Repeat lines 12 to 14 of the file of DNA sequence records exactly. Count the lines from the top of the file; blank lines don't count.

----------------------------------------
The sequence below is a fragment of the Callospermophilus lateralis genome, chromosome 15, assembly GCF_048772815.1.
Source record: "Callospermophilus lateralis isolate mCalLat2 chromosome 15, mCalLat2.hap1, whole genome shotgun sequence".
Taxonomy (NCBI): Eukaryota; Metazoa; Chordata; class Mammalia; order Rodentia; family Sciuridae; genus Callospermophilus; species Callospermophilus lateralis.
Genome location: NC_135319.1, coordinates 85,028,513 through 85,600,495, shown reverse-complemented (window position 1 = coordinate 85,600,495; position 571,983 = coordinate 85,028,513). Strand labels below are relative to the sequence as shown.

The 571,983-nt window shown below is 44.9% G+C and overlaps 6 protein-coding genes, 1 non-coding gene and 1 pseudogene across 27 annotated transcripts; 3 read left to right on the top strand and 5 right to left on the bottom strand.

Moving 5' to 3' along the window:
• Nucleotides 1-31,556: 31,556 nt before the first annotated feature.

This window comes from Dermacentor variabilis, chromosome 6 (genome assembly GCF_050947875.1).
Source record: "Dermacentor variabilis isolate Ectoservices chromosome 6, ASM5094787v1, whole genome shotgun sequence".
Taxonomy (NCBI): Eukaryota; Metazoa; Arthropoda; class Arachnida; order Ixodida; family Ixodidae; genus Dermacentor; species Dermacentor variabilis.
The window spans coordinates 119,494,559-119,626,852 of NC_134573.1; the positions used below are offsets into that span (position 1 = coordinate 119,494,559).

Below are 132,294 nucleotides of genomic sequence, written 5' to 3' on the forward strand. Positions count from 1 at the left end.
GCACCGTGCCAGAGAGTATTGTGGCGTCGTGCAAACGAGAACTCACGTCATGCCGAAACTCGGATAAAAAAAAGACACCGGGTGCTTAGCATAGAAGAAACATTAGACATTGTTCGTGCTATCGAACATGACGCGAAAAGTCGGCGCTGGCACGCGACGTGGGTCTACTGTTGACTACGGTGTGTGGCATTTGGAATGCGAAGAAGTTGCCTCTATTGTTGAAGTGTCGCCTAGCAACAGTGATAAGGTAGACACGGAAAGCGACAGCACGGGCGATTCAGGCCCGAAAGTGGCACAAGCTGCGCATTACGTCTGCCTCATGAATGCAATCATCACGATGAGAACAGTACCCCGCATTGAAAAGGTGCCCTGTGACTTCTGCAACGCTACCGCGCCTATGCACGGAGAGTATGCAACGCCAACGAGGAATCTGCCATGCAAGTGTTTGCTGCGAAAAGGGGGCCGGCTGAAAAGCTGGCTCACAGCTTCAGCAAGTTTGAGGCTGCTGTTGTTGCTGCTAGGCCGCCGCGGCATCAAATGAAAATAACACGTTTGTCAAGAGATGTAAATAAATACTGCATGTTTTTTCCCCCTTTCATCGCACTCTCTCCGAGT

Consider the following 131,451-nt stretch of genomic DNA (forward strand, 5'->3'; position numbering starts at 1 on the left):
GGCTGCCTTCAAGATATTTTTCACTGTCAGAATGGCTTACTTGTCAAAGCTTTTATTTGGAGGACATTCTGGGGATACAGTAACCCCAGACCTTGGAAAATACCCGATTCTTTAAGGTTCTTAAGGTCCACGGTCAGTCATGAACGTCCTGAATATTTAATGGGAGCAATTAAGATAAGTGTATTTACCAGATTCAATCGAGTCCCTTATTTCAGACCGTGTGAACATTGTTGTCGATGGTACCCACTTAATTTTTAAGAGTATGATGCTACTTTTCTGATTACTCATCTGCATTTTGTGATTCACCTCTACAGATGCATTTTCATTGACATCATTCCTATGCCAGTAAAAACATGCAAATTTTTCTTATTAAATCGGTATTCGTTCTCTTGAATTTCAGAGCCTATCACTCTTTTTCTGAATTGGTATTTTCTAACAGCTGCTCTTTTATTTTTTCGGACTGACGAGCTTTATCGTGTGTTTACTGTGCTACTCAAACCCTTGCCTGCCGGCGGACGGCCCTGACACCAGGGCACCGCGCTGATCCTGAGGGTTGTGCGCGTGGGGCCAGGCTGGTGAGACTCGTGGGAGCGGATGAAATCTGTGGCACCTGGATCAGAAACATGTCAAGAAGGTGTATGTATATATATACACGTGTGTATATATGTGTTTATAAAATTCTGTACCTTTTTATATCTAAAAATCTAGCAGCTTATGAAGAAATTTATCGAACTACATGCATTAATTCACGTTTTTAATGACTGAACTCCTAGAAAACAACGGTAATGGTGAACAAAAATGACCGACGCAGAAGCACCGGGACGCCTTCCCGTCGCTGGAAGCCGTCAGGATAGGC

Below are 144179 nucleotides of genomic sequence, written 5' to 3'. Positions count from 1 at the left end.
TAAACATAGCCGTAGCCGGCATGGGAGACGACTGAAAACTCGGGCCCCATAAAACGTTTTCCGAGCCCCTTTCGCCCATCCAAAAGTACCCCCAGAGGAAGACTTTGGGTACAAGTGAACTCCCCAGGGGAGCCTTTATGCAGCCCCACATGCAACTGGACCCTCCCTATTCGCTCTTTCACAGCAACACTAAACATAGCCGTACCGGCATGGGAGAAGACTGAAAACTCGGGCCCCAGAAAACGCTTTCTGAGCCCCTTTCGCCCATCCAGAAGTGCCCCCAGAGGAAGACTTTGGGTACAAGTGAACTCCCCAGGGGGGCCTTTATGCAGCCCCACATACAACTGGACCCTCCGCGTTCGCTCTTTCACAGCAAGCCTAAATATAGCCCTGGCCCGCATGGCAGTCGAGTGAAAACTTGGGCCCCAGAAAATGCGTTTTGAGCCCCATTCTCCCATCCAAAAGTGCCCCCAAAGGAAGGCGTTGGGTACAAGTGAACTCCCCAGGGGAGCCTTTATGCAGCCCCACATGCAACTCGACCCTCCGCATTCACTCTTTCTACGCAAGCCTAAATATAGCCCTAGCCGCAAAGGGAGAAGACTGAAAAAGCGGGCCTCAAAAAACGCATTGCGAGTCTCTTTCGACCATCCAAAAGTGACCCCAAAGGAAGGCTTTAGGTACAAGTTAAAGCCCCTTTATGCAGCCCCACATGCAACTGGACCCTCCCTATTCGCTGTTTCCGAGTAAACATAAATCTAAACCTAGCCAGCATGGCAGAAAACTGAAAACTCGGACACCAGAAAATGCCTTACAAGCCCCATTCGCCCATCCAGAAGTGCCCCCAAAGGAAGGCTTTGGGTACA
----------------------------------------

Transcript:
Below are 132,294 nucleotides of genomic sequence, written 5' to 3' on the forward strand. Positions count from 1 at the left end.
GCACCGTGCCAGAGAGTATTGTGGCGTCGTGCAAACGAGAACTCACGTCATGCCGAAACTCGGATAAAAAAAAGACACCGGGTGCTTAGCATAGAAGAAACATTAGACATTGTTCGTGCTATCGAACATGACGCGAAAAGTCGGCGCTGGCACGCGACGTGGGTCTACTGTTGACTACGGTGTGTGGCATTTGGAATGCGAAGAAGTTGCCTCTATTGTTGAAGTGTCGCCTAGCAACAGTGATAAGGTAGACACGGAAAGCGACAGCACGGGCGATTCAGGCCCGAAAGTGGCACAAGCTGCGCATTACGTCTGCCTCATGAATGCAATCATCACGATGAGAACAGTACCCCGCATTGAAAAGGTGCCCTGTGACTTCTGCAACGCTACCGCGCCTATGCACGGAGAGTATGCAACGCCAACGAGGAATCTGCCATGCAAGTGTTTGCTGCGAAAAGGGGGCCGGCTGAAAAGCTGGCTCACAGCTTCAGCAAGTTTGAGGCTGCTGTTGTTGCTGCTAGGCCGCCGCGGCATCAAATGAAAATAACACGTTTGTCAAGAGATGTAAATAAATACTGCATGTTTTTTCCCCCTTTCATCGCACTCTCTCCGAGT

Consider the following 131,451-nt stretch of genomic DNA (forward strand, 5'->3'; position numbering starts at 1 on the left):